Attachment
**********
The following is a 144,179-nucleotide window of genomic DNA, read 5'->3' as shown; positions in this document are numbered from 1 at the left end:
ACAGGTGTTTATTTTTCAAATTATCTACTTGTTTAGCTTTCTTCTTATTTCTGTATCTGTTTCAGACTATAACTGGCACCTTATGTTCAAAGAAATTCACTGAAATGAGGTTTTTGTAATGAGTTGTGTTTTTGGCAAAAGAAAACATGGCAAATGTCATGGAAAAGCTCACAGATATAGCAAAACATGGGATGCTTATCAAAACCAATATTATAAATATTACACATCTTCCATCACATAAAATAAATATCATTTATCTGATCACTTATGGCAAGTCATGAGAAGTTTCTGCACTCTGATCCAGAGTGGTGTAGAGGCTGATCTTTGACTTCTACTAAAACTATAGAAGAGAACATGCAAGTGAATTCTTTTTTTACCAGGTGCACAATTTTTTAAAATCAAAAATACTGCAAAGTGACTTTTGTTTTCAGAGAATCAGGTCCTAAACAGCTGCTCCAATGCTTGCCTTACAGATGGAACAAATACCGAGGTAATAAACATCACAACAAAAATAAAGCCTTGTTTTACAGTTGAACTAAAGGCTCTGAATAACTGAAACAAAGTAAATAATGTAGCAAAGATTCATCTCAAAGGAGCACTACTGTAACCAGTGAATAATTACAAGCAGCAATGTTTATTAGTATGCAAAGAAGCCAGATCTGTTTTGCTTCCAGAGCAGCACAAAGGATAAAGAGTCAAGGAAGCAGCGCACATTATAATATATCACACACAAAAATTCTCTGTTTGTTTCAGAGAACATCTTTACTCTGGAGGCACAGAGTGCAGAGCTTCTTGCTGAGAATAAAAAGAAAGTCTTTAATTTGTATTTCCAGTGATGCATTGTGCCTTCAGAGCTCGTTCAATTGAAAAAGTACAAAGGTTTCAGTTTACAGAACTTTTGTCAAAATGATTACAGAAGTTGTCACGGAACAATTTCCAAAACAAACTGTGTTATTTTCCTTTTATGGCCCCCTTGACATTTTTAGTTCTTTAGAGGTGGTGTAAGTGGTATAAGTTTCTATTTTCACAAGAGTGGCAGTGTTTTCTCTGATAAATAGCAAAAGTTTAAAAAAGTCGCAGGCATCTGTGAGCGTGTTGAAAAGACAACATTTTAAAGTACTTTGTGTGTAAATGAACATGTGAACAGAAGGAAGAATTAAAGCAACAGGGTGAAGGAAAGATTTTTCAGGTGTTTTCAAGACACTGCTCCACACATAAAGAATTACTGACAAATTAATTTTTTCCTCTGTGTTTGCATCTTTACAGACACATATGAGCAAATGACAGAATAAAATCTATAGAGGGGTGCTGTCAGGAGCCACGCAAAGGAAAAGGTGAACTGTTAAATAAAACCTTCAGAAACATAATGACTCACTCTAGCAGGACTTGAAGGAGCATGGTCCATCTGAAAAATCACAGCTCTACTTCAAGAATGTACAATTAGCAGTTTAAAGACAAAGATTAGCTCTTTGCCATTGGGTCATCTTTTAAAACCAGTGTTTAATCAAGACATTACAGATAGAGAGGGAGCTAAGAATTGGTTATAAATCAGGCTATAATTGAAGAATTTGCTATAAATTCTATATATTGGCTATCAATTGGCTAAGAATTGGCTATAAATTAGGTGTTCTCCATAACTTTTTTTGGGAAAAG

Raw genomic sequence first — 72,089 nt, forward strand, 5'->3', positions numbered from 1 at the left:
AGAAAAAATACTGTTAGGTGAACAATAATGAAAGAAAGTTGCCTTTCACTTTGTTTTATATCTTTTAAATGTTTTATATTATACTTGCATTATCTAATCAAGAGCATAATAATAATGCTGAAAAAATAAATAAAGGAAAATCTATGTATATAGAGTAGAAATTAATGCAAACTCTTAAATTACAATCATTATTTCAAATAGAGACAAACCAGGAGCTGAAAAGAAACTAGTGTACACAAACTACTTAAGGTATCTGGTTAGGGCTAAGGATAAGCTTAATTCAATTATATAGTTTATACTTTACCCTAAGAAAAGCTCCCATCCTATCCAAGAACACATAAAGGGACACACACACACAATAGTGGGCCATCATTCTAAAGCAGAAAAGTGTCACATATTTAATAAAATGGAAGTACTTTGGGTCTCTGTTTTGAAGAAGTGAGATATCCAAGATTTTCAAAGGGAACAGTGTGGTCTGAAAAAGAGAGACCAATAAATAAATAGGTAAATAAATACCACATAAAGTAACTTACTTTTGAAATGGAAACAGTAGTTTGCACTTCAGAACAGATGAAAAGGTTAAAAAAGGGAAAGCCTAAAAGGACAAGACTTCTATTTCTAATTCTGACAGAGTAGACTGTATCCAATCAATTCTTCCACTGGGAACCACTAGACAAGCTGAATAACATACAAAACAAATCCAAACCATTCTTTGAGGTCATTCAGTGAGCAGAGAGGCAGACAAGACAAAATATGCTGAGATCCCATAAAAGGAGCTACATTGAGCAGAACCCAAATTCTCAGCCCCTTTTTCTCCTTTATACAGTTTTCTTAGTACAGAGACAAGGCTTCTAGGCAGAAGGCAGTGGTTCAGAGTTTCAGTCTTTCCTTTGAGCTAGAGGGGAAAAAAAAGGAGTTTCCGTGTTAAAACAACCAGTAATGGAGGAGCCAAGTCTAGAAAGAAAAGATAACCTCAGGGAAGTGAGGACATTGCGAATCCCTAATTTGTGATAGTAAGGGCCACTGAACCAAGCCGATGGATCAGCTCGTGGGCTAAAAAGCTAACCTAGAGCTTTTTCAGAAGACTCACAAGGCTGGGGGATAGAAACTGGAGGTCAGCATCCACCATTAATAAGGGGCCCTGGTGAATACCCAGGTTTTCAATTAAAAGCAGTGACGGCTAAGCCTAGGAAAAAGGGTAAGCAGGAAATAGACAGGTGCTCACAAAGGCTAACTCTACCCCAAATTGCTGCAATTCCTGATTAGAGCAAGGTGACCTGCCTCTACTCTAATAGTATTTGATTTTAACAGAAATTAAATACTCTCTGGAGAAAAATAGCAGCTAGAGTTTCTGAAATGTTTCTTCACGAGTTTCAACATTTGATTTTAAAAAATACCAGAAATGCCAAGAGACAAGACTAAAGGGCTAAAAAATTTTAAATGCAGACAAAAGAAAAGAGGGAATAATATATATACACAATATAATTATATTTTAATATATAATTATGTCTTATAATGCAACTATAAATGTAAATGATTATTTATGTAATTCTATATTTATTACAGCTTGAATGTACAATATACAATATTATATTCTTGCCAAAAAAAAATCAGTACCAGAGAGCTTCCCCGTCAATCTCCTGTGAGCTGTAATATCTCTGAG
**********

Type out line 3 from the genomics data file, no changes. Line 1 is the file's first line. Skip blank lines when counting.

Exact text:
Raw genomic sequence first — 72,089 nt, forward strand, 5'->3', positions numbered from 1 at the left: